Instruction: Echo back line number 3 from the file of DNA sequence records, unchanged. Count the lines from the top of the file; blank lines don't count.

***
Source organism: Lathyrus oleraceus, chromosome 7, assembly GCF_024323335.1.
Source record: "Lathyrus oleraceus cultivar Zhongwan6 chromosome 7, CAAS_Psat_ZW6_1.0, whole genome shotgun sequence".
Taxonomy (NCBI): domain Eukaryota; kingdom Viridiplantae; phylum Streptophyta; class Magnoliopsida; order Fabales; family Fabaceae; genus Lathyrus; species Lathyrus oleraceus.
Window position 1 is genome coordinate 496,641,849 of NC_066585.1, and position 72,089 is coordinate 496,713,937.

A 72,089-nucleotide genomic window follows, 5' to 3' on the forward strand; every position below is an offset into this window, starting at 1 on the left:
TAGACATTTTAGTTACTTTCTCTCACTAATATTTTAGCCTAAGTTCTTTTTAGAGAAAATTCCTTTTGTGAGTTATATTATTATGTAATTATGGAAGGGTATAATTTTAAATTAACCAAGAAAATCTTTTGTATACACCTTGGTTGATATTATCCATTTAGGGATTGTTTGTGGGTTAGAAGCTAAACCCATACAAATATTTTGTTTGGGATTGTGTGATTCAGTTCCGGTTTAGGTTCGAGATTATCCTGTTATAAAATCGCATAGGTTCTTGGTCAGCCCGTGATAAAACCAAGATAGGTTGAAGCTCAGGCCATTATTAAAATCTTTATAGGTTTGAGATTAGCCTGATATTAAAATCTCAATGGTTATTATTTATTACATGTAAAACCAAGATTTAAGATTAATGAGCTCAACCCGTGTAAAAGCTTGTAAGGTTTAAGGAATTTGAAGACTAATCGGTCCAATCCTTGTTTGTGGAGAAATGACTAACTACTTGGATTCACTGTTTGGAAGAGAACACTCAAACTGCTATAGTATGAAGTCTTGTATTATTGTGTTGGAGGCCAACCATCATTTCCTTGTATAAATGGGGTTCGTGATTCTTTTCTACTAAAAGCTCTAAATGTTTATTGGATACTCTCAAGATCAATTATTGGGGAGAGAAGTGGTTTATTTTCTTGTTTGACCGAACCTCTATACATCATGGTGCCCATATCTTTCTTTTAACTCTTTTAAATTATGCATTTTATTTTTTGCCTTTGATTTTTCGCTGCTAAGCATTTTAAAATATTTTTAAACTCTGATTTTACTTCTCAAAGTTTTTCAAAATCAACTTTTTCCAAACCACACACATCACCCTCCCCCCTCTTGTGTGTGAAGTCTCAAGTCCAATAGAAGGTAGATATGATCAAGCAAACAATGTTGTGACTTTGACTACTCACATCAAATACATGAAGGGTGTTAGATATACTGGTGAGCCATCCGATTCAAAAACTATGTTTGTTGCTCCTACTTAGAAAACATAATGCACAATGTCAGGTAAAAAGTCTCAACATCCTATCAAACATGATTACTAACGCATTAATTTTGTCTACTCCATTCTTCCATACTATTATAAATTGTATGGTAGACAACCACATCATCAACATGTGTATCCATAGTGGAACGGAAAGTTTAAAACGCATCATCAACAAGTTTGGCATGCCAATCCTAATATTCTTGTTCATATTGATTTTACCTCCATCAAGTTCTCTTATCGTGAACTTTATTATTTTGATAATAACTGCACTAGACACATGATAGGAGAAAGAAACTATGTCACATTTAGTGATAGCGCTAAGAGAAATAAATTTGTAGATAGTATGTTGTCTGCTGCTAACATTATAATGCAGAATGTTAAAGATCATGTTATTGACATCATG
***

Taxonomy (NCBI): domain Eukaryota; kingdom Viridiplantae; phylum Streptophyta; class Magnoliopsida; order Fabales; family Fabaceae; genus Lathyrus; species Lathyrus oleraceus.